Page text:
Motorbike taxi drivers in Nay Pyi Taw said the fare for a two-mile trip from the capital’s Thebyegon quarter to the Myoma market was once K1,000 but had risen to K1,500. 

“Passengers only know the old fare and we have to explain that the increase is due to fuel price rises,” said Nay Pyi Taw motorbike taxi driver, Ko Phoe Yone. “People are short of money these days and fewer people are using motorbike taxis,” he said.

A member of the Nay Pyi Taw Highway Bus Supervision Committee, who asked to comment anonymously, said high fuel prices had forced some buses to stop running because they were not making a profit. 

Figures from the committee show that the number of highway buses operating out of the capital had fallen from 1,155 in January to 1,074 in March. 

Bus companies have been unable to raise their fares despite the new fuel costs, because customers are already paying double the usual rate due to a COVID-19 policy introduced by the National League for Democracy in 2020. Passengers are required to book two seats to maintain social distancing.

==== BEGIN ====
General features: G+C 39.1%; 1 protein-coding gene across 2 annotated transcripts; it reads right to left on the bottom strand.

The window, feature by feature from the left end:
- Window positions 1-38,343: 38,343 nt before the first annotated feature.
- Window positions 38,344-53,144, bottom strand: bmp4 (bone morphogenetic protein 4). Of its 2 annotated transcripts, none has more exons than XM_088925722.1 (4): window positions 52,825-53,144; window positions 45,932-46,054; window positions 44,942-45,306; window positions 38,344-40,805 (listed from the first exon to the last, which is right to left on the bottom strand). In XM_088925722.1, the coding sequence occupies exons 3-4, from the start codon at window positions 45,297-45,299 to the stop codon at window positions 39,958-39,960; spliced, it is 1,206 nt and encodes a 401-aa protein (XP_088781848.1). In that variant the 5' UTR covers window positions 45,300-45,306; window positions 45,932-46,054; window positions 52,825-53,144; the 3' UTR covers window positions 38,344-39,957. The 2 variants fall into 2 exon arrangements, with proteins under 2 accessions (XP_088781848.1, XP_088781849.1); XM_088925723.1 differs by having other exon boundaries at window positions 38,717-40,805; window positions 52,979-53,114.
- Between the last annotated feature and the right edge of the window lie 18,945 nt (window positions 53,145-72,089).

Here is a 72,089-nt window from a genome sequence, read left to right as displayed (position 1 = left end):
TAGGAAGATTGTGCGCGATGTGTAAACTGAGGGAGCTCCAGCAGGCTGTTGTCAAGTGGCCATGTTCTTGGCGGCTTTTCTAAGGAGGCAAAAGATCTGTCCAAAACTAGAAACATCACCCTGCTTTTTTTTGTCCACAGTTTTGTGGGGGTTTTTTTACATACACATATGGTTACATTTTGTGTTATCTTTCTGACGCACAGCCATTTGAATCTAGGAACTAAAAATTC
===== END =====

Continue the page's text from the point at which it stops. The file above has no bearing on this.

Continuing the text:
“Bus lines collected a two-seat fare from each passenger, which effectively doubled the price, and this instruction remains in force,” the committee member said.

But customers complain that companies often force them to buy two seats, but then sell the second seat to somebody else anyway. 

 “We only get one seat to sit on. If bus lines try to increase fares because of high fuel prices, it will not be fair,” said Nay Pyi Taw resident Ma Lin.

Meanwhile in Yangon, trishaw driver Kyaw Sann Linn is looking forward to the day when he can resume driving taxis. “I want to be able to support my family well, but job opportunities are hard to find,” he said.